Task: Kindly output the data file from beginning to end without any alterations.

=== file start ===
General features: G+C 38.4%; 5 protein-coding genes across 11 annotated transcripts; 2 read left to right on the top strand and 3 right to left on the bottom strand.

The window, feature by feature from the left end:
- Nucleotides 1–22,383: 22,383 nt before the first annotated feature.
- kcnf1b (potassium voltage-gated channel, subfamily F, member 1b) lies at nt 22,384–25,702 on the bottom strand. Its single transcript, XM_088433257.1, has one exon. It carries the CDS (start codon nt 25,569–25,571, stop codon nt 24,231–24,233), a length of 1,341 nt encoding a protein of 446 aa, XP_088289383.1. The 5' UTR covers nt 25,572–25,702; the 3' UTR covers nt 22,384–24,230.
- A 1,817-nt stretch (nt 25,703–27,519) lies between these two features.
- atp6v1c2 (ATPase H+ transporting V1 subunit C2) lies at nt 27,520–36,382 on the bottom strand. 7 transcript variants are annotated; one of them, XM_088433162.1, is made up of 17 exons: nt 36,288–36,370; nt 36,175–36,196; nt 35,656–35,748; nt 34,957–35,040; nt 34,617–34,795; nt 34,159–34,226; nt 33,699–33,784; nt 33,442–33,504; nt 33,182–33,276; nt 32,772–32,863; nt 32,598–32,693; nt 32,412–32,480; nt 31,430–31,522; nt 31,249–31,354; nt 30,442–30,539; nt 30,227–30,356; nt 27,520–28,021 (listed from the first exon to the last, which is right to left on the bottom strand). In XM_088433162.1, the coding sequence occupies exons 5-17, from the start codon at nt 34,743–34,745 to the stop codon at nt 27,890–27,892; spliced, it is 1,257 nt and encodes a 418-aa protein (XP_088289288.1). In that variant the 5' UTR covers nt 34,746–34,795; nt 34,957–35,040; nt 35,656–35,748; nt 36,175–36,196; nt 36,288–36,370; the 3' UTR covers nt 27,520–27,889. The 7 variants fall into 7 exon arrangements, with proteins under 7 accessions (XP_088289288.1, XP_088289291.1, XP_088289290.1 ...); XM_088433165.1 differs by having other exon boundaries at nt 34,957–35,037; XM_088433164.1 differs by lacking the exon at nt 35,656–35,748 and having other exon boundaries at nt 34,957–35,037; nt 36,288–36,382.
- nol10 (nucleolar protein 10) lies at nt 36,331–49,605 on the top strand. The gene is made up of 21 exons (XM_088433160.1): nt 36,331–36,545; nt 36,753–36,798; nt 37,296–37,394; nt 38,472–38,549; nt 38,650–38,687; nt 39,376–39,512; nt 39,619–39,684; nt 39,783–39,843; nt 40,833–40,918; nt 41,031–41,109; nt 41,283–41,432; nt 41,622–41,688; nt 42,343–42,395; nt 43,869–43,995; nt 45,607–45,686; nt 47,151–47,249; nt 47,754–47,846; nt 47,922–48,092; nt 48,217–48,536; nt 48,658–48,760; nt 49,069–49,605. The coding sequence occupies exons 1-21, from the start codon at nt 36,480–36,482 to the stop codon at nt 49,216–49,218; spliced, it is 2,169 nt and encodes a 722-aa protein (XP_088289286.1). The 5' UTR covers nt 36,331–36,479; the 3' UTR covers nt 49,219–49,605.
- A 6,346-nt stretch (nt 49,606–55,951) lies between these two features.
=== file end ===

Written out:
General features: G+C 38.4%; 5 protein-coding genes across 11 annotated transcripts; 2 read left to right on the top strand and 3 right to left on the bottom strand.

The window, feature by feature from the left end:
- Nucleotides 1–22,383: 22,383 nt before the first annotated feature.
- kcnf1b (potassium voltage-gated channel, subfamily F, member 1b) lies at nt 22,384–25,702 on the bottom strand. Its single transcript, XM_088433257.1, has one exon. It carries the CDS (start codon nt 25,569–25,571, stop codon nt 24,231–24,233), a length of 1,341 nt encoding a protein of 446 aa, XP_088289383.1. The 5' UTR covers nt 25,572–25,702; the 3' UTR covers nt 22,384–24,230.
- A 1,817-nt stretch (nt 25,703–27,519) lies between these two features.
- atp6v1c2 (ATPase H+ transporting V1 subunit C2) lies at nt 27,520–36,382 on the bottom strand. 7 transcript variants are annotated; one of them, XM_088433162.1, is made up of 17 exons: nt 36,288–36,370; nt 36,175–36,196; nt 35,656–35,748; nt 34,957–35,040; nt 34,617–34,795; nt 34,159–34,226; nt 33,699–33,784; nt 33,442–33,504; nt 33,182–33,276; nt 32,772–32,863; nt 32,598–32,693; nt 32,412–32,480; nt 31,430–31,522; nt 31,249–31,354; nt 30,442–30,539; nt 30,227–30,356; nt 27,520–28,021 (listed from the first exon to the last, which is right to left on the bottom strand). In XM_088433162.1, the coding sequence occupies exons 5-17, from the start codon at nt 34,743–34,745 to the stop codon at nt 27,890–27,892; spliced, it is 1,257 nt and encodes a 418-aa protein (XP_088289288.1). In that variant the 5' UTR covers nt 34,746–34,795; nt 34,957–35,040; nt 35,656–35,748; nt 36,175–36,196; nt 36,288–36,370; the 3' UTR covers nt 27,520–27,889. The 7 variants fall into 7 exon arrangements, with proteins under 7 accessions (XP_088289288.1, XP_088289291.1, XP_088289290.1 ...); XM_088433165.1 differs by having other exon boundaries at nt 34,957–35,037; XM_088433164.1 differs by lacking the exon at nt 35,656–35,748 and having other exon boundaries at nt 34,957–35,037; nt 36,288–36,382.
- nol10 (nucleolar protein 10) lies at nt 36,331–49,605 on the top strand. The gene is made up of 21 exons (XM_088433160.1): nt 36,331–36,545; nt 36,753–36,798; nt 37,296–37,394; nt 38,472–38,549; nt 38,650–38,687; nt 39,376–39,512; nt 39,619–39,684; nt 39,783–39,843; nt 40,833–40,918; nt 41,031–41,109; nt 41,283–41,432; nt 41,622–41,688; nt 42,343–42,395; nt 43,869–43,995; nt 45,607–45,686; nt 47,151–47,249; nt 47,754–47,846; nt 47,922–48,092; nt 48,217–48,536; nt 48,658–48,760; nt 49,069–49,605. The coding sequence occupies exons 1-21, from the start codon at nt 36,480–36,482 to the stop codon at nt 49,216–49,218; spliced, it is 2,169 nt and encodes a 722-aa protein (XP_088289286.1). The 5' UTR covers nt 36,331–36,479; the 3' UTR covers nt 49,219–49,605.
- A 6,346-nt stretch (nt 49,606–55,951) lies between these two features.